Wednesday, February 02, 2005

Anybody for groundhog burgers?

According to the official Punxsatawney Phil Web site, the groundhog did see his shadow this morning. Traditionally, this means we'll have six more weeks of winter. More often than not, getting only six more weeks seems like a mighty attractive proposition to me. Freakin' woodchuck.

Canadians have their own official ground-dwelling, sun-spotting rodent, but I forget his name. I take it that the sun shone brightly there as well. Yahoo.

Shallow End of the Memepool

A bunch of bloggers I know have been "tagged" by other bloggers they know to answer questionnaires about movies and CDs and such. These questionnaires remind me of the ones going around the Internet in which you're asked what type of toothpaste you use (Tom's of Maine, naturellement, and fennel flavor when I can find it) and whether you prefer bacon bits or croutons on your salad (both, silly!). After you're done filling out these questions, which don't really reveal all that much about you, you're to send the same questionnaire to everyone else you know. I usually humor the person who sends one of these to me by filling it out and sending it back to just that person. I don't know whether I've promoted deeper understanding through my preference for Dr. Bronner's peppermint soap and the color purple, but there you are.

Maybe in my mythical spare time, I'll come up with a questionnaire that actually does reveal interesting things about my friends, and which people will really want to answer.

And the good times sure did roll

Yes, we're back from New Orleans, and that had to have been the shortest vacation in history. No matter that temperatures were in the low 50s F (roughly 11-12 degrees C) and that it was cloudy the whole time. We had such a blast that it may take me a few day's worth of postings to tell you how great it was to be there. Thanks to Pirate, Drainy, and Sharon for the nice bon-voyage emails.

Greg and I arrived there last Thursday afternoon, dropped off our things at the bed and breakfast, and headed into the French Quarter almost immediately. Our ultimate objective was the Cafe du Monde, but I wanted to give Greg a quick tour of Royal Street and Jackson Square, plus the locations of a few authors' houses that he wanted to visit.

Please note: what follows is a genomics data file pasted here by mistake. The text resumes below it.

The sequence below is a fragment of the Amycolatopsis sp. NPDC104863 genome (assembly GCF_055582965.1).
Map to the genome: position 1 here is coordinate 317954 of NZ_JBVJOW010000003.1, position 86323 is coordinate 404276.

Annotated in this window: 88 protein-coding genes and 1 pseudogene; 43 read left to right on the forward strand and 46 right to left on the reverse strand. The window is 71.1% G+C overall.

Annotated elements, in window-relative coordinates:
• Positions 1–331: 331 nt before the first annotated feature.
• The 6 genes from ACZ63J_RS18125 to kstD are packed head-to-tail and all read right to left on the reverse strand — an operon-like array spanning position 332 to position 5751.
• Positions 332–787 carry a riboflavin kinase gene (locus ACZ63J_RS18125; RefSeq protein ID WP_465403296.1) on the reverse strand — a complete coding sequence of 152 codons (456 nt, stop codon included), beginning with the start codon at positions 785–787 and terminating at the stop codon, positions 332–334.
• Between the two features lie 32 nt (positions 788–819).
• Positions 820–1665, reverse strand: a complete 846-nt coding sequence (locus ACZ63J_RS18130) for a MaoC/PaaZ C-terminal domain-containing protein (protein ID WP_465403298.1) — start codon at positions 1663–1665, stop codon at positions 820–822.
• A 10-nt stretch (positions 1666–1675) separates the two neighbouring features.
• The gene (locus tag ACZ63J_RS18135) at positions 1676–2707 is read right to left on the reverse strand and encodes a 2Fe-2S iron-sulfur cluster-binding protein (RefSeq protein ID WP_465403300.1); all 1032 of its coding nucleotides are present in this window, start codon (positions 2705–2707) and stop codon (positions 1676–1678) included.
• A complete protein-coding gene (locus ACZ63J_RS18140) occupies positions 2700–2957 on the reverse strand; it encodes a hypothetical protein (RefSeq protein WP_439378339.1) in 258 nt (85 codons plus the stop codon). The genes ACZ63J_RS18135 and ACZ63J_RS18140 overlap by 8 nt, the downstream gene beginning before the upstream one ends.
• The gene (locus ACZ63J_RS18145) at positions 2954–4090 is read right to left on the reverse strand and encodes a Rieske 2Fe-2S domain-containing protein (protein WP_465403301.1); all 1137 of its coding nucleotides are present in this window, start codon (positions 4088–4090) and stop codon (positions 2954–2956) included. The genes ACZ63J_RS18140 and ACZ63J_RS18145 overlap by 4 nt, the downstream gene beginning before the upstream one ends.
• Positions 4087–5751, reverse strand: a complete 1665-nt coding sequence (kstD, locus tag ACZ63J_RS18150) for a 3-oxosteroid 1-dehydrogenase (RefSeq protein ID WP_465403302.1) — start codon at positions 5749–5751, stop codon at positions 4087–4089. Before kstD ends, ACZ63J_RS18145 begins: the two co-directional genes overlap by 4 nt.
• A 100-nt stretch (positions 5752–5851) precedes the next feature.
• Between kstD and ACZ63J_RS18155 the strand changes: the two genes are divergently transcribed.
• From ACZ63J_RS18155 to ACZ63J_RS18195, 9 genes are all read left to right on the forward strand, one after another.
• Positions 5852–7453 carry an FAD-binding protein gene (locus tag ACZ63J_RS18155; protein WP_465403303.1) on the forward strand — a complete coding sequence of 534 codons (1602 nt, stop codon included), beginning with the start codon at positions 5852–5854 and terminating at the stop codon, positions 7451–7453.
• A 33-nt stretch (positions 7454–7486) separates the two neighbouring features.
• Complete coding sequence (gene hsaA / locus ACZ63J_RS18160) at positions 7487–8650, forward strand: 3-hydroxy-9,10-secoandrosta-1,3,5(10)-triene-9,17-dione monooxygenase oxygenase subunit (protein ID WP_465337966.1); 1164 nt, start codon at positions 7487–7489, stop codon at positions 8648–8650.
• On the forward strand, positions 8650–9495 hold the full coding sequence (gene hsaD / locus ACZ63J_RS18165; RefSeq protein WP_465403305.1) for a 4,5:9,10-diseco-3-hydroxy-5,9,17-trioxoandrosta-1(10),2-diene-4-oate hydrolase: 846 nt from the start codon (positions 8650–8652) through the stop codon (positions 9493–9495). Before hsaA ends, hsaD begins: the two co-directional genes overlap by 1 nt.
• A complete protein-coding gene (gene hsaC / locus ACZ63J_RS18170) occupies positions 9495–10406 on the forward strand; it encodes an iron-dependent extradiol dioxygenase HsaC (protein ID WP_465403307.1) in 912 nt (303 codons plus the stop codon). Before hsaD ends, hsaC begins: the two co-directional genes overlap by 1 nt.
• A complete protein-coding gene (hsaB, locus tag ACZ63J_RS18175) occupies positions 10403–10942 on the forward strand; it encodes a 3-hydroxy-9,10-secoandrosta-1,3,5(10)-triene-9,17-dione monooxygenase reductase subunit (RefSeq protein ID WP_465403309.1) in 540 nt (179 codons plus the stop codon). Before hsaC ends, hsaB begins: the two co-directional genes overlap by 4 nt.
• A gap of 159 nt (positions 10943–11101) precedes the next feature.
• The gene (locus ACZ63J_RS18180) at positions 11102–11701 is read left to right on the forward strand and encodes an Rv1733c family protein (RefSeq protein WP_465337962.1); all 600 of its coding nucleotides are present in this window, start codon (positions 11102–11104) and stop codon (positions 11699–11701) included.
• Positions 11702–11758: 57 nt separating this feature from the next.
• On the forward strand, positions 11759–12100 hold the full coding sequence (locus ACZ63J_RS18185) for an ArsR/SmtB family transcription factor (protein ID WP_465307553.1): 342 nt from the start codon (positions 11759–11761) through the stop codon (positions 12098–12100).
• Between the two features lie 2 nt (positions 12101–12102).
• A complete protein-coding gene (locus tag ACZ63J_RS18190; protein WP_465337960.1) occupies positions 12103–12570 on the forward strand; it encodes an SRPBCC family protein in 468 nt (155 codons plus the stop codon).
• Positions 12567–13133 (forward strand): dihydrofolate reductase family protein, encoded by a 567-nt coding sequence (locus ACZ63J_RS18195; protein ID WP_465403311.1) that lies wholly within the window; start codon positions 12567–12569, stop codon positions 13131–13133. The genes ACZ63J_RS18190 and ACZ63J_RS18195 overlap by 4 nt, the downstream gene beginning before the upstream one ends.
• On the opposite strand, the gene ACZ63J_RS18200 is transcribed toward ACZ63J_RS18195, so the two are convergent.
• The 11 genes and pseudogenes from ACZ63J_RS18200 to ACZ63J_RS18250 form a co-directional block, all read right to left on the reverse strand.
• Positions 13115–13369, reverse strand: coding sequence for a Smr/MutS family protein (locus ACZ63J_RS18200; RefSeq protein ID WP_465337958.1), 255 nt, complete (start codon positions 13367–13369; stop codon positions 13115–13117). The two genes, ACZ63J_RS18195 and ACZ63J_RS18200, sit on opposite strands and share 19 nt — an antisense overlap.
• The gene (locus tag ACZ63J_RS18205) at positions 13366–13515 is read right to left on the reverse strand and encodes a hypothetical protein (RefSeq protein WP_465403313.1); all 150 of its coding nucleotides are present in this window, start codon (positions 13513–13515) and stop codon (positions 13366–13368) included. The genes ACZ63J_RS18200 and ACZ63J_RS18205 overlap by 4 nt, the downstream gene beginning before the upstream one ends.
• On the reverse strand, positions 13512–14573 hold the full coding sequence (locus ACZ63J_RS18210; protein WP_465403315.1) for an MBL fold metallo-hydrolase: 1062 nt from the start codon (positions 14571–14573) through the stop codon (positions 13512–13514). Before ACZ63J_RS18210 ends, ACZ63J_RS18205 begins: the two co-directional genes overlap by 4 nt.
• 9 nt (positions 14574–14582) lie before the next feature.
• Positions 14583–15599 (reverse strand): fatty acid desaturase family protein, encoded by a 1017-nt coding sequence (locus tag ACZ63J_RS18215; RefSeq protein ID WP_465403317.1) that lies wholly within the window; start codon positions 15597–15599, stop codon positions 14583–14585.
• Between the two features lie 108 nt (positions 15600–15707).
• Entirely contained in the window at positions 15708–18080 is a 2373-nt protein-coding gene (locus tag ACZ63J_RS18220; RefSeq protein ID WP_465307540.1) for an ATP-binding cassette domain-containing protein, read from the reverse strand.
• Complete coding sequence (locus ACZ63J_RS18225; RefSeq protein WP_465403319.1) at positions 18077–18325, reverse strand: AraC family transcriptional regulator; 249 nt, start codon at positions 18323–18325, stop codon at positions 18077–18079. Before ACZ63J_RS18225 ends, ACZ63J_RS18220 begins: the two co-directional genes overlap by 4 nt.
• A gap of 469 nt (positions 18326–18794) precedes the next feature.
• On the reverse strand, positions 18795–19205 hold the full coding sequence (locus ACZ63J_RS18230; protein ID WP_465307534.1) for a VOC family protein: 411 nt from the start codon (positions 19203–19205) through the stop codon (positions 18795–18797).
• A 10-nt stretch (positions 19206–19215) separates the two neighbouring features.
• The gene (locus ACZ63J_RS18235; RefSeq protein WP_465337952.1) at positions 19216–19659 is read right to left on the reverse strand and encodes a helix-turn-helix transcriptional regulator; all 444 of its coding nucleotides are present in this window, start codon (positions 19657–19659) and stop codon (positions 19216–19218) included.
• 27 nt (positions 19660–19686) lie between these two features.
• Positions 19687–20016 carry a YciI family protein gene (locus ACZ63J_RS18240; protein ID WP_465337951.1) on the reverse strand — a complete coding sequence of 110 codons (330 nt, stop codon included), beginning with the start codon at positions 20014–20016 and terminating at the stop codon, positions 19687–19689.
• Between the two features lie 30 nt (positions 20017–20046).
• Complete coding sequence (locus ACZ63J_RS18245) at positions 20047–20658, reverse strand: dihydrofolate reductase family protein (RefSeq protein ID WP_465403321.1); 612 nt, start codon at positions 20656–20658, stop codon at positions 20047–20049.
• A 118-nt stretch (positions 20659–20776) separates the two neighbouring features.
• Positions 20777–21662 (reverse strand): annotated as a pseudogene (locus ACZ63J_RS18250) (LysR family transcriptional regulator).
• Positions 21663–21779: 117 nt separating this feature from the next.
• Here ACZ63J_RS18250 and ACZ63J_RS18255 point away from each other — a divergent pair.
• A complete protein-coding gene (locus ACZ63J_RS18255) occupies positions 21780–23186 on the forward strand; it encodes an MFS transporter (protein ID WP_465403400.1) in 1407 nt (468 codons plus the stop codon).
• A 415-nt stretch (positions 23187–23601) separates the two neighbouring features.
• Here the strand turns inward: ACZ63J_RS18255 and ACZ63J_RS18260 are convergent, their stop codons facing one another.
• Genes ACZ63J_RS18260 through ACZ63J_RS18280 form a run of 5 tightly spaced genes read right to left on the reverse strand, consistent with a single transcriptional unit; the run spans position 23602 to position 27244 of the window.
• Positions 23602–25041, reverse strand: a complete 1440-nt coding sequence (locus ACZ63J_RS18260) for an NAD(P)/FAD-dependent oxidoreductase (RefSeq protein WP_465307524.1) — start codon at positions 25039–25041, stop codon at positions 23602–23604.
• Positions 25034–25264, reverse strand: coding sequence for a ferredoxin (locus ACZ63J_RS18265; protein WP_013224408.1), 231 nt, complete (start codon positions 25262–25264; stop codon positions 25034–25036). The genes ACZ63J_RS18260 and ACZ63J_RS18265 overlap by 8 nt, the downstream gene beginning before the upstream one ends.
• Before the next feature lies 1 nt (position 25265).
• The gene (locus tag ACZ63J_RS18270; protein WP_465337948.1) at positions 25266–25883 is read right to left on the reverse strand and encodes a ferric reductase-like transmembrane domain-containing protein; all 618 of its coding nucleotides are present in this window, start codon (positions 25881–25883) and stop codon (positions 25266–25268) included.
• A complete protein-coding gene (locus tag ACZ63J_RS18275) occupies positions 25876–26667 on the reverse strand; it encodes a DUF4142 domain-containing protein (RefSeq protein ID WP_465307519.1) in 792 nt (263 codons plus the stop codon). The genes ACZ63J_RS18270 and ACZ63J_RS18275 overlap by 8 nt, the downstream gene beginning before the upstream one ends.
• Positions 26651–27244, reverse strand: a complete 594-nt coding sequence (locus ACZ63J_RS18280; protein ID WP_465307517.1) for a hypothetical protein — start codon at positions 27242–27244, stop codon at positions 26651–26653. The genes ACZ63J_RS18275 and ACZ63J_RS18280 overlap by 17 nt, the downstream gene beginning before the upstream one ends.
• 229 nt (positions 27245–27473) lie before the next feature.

Of course, no first visit to New Orleans is complete without at least one quick pass through Bourbon Street, but that area bears little if any resemblance to its Jazz-Age past. I've been there (this was my fourth visit) and know that it's basically just a frat party with beads, but Greg needed to see it once. Once was certainly enough. Yes, people of both genders do flash the balconies for beads, and yes, the NOPD is there watching and ready to pounce... but if you go there, you yourself will be so busy watching the sidewalk to avoid the puke puddles and trash that you won't see much of a show anyway. Don't even bother. It looks much more interesting (and less smelly) on reruns of "Cops."

But ahhh, the Cafe du Monde. Fresh, hot beignets buried under confectioners' sugar and cafe au lait! Going back there is a real homecoming. Not only are the coffee and beignets as heavenly as I remembered, but the people-watching is fabulous. We were seated next to a great round table of nuns in habits, and an old man with a soprano saxophone ran through his repertoire as we all sipped our coffees, with our sugary white fingers gripping the cups.

The band Love Jones (fabulous lounge band; their song "Paid for Loving" is on the "Swingers" soundtrack) does a song called "Bacchus Girl," about glimpsing a girl at a Mardi Gras parade. "Beignets and au lait, Cafe du Monde..."

Greg, being a musician, was wildly eager to check out the local music scene and find out whether any local bands played acid jazz, or anything else he likes. (He's a picky one.) During his research on the Net before we left, he discovered some wonderfully funky-sounding streams from a band called Have Soul Will Travel. They play all over the city, but they were appearing at a little hole-in-the-wall club called the Funky Butt. (No, sadly, the Funky Butt didn't have T-shirts for sale at the club, but you can order them through the Web site.)

We had a wonderful time at the Funky Butt! The band was smokin', and had a couple of musicians from other bands sitting in. One was the keyboard player for the funk band Galactic, and the other was a killer trombonist named Big Sam. Big Sam could make that trombone sob, scream, chuckle, and tell jokes (almost). He even used the slide to tease the two tables of college girls in front of us. We bought the Have Soul Will Travel CD from the drummer and took it home. It's still in my car's CD player.

More later. I haven't even scratched the surface yet, and I need to tell you all about the French Quarter Death March, the Barkus Parade, the Quarter Stitch, and the rained-out wine-drinkers' parade.

2 comments:

Travis (รข™€) said...

I love NO, though I've not been there in years. The cemetaries are my absolute favorite place to visit. Quite amazing. I love the offerings on the voodoo priest(esse)s' graves and the whole gothic feeling of them. Glad you had a great time. And the food...

Anonymous said...

Hey! welcome to blogging! Great minds think alike :-) Jennifer the scarf knitter hipped me to akamai, and I love the concept—I'm glad you liked reading about it. cheers, from Lisa at blogdogblog